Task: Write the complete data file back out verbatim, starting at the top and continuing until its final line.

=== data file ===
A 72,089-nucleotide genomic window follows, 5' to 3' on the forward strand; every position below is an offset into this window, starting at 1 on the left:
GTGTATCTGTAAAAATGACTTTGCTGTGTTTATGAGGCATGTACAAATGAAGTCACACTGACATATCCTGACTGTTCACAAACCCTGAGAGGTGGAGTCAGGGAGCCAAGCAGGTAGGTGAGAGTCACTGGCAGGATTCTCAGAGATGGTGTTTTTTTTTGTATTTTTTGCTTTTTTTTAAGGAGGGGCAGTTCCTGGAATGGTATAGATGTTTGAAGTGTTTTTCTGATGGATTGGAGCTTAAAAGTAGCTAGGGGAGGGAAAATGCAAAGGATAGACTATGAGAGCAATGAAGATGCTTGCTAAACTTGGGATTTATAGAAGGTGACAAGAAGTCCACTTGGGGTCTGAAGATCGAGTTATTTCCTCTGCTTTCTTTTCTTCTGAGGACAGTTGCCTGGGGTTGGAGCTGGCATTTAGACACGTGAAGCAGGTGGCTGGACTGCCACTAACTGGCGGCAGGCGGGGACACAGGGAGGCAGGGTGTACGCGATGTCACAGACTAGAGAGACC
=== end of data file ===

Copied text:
A 72,089-nucleotide genomic window follows, 5' to 3' on the forward strand; every position below is an offset into this window, starting at 1 on the left:
GTGTATCTGTAAAAATGACTTTGCTGTGTTTATGAGGCATGTACAAATGAAGTCACACTGACATATCCTGACTGTTCACAAACCCTGAGAGGTGGAGTCAGGGAGCCAAGCAGGTAGGTGAGAGTCACTGGCAGGATTCTCAGAGATGGTGTTTTTTTTTGTATTTTTTGCTTTTTTTTAAGGAGGGGCAGTTCCTGGAATGGTATAGATGTTTGAAGTGTTTTTCTGATGGATTGGAGCTTAAAAGTAGCTAGGGGAGGGAAAATGCAAAGGATAGACTATGAGAGCAATGAAGATGCTTGCTAAACTTGGGATTTATAGAAGGTGACAAGAAGTCCACTTGGGGTCTGAAGATCGAGTTATTTCCTCTGCTTTCTTTTCTTCTGAGGACAGTTGCCTGGGGTTGGAGCTGGCATTTAGACACGTGAAGCAGGTGGCTGGACTGCCACTAACTGGCGGCAGGCGGGGACACAGGGAGGCAGGGTGTACGCGATGTCACAGACTAGAGAGACC